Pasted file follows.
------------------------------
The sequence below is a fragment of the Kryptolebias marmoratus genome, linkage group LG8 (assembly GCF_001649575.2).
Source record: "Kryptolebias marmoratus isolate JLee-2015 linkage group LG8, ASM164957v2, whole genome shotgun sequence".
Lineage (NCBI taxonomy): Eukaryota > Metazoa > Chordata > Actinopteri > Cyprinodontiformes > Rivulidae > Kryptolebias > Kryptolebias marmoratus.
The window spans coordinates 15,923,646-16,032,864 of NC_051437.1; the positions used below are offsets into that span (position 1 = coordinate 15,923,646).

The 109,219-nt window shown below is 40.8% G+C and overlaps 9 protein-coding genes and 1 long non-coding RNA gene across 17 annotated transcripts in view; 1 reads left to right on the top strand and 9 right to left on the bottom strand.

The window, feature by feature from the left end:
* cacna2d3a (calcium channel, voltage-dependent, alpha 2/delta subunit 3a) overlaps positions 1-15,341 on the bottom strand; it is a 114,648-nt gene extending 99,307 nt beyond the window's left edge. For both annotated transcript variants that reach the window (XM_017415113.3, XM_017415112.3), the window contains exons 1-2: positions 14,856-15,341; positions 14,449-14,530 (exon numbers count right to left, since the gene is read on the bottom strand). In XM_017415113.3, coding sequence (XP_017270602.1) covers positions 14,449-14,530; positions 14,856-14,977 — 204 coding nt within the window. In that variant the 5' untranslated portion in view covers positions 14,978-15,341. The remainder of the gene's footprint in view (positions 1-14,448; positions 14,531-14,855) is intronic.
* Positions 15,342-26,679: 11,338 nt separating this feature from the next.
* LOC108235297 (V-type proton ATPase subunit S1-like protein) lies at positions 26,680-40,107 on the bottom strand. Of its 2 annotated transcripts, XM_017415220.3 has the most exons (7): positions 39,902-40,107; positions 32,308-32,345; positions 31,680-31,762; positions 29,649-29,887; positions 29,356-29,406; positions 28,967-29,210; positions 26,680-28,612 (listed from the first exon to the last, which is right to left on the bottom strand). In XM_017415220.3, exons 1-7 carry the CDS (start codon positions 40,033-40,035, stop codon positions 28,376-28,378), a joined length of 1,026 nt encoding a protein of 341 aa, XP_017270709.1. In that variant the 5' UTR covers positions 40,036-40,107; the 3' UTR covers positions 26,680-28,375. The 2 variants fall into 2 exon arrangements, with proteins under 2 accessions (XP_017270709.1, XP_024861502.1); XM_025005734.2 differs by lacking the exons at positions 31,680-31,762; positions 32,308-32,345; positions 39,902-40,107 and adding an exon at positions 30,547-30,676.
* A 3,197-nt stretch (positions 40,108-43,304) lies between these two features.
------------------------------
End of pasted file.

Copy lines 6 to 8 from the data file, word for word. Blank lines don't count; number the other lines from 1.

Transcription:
The window, feature by feature from the left end:
* cacna2d3a (calcium channel, voltage-dependent, alpha 2/delta subunit 3a) overlaps positions 1-15,341 on the bottom strand; it is a 114,648-nt gene extending 99,307 nt beyond the window's left edge. For both annotated transcript variants that reach the window (XM_017415113.3, XM_017415112.3), the window contains exons 1-2: positions 14,856-15,341; positions 14,449-14,530 (exon numbers count right to left, since the gene is read on the bottom strand). In XM_017415113.3, coding sequence (XP_017270602.1) covers positions 14,449-14,530; positions 14,856-14,977 — 204 coding nt within the window. In that variant the 5' untranslated portion in view covers positions 14,978-15,341. The remainder of the gene's footprint in view (positions 1-14,448; positions 14,531-14,855) is intronic.
* Positions 15,342-26,679: 11,338 nt separating this feature from the next.